Lost Hard Drives in the Mail: An e-Discovery Nightmare

The facts sound like a typical e-Discovery case, but quickly you feel very sick.

Two employees were accused of misappropriation of trade secrets.  A Federal lawsuit was filed in Florida.  As one can guess, electronically stored information would be key evidence in the lawsuit.  Dana Ltd. v. Am. Axle & Mfg. Holdings, 2010 U.S. Dist. LEXIS 88474 (W.D. Mich. Aug. 26, 2010).

The Plaintiffs retained an expert and shipped the computer hard drives for forensic examination to Michigan and forwarded them onto their Florida office. 

The hard drives went missing sometime after they were shipped.  Dana Ltd., at *2-3.

The Plaintiffs filed four subpoenas duces tecum to be issued by the United States District Court for the Southern District of Florida against their own expert’s firm.  Dana Ltd., at *3.

Three days before the depositions, the expert’s attorneys filed a motion to quash or modify the subpoenas in Federal Court in Michigan, because the expert was going to be out of the state on the designated deposition date.  Dana Ltd., at *3-4.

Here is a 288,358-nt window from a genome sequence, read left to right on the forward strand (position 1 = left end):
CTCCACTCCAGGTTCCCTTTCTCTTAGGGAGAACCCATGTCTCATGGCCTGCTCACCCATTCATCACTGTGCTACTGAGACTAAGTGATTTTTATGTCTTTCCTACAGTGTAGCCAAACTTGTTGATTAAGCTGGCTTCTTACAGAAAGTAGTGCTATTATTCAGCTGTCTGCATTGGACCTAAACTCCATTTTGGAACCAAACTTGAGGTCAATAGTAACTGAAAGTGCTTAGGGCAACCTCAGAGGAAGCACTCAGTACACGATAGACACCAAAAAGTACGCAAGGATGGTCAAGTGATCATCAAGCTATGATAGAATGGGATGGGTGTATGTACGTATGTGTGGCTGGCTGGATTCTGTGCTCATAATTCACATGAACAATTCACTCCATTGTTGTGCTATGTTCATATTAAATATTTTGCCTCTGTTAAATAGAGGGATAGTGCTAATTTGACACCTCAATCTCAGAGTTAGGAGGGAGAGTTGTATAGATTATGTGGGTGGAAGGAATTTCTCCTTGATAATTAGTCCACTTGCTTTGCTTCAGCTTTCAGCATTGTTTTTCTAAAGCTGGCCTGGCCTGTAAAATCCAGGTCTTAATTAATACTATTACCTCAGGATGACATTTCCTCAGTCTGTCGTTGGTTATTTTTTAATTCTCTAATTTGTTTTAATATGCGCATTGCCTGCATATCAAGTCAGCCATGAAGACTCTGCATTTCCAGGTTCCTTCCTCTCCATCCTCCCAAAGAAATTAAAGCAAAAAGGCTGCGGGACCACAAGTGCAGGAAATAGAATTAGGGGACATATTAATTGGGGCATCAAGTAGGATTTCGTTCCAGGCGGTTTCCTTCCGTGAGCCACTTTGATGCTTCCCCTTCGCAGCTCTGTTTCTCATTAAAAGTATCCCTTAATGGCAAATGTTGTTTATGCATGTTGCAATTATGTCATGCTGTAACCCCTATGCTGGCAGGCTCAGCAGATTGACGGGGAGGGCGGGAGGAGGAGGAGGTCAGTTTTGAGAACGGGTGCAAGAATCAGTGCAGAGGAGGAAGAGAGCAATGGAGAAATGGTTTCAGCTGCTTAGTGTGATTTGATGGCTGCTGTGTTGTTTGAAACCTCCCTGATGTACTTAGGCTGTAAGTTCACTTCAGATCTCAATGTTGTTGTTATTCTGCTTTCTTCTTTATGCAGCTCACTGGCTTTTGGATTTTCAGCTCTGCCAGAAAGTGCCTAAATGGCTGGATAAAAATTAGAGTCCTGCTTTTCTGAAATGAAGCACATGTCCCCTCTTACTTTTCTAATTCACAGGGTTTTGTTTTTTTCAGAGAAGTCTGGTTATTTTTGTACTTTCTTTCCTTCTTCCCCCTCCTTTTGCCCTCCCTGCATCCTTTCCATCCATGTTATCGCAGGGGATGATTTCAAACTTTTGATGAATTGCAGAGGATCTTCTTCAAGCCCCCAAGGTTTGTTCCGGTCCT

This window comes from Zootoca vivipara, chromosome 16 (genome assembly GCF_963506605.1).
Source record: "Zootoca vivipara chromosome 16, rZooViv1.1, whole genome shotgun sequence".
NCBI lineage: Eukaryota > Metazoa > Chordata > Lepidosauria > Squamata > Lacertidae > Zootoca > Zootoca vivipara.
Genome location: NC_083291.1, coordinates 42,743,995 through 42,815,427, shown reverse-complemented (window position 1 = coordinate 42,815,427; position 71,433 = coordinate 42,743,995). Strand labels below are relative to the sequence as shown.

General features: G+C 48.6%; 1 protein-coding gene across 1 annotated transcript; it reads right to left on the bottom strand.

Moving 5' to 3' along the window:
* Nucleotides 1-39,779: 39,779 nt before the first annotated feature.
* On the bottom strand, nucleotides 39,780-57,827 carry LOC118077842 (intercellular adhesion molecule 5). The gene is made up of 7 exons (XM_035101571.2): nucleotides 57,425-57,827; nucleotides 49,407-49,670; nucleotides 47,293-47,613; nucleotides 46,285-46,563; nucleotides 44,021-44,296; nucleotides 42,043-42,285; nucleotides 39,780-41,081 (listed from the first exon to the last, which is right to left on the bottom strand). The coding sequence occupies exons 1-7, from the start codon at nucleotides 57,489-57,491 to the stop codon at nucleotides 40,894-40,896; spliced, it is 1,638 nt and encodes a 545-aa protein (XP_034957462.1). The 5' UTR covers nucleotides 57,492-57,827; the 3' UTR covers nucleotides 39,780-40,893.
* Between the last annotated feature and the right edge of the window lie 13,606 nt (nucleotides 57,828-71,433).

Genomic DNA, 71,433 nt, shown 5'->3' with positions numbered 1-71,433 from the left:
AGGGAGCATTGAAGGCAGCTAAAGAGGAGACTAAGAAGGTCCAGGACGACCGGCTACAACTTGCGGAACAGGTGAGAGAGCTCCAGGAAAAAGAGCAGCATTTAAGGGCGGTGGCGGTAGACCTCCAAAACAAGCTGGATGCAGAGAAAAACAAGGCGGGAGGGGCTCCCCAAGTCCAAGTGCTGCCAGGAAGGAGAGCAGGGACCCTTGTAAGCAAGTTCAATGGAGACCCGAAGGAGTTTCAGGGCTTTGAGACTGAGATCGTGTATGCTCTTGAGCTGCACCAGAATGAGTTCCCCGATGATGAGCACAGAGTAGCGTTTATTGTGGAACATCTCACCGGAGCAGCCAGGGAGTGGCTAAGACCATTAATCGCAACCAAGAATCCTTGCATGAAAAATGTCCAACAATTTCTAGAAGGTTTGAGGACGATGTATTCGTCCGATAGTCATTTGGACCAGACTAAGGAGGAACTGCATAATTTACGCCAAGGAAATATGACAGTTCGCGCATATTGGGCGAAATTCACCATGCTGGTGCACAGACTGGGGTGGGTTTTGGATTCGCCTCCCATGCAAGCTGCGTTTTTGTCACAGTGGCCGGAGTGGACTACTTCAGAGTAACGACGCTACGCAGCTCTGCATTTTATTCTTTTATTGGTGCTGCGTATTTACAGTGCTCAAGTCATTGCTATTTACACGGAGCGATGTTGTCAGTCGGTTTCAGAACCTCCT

The Court attempted to contact the moving party’s attorneys to see if motion practice could be avoided, only to learn that both attorneys left the state.  As the Court noted, “It ill-behooves an attorney to ask the court to drop everything to attend an eleventh-hour request for relief and then leave town.” Dana Ltd., at *4.

The Court addressed the motion without a hearing, given the unavailability of counsel.   

The Court stated it would be exceeding its authority to quash a subpoena issued by the Federal Court in Florida.  In short, the motion was filed in the wrong Federal Court.  Dana Ltd., at *4-5. 

Bow Tie Thoughts

The idea of hard drives being lost in the mail sends fear into attorneys and service providers alike.  A shipping accident can happen to anyone.  Moreover, sending hard drives is a common practice, because sending evidence via a personal courier across the country is often not practical, unless there is truly highly sensitive material. 

A possible best practice is to have the vendor to make a copy before shipping any data.  Alternatively, if multiple hard drives are being shipped, they can be sent separately and staggered out over several days.  This can help ensure if there is a shipping problem, not all the data is lost.

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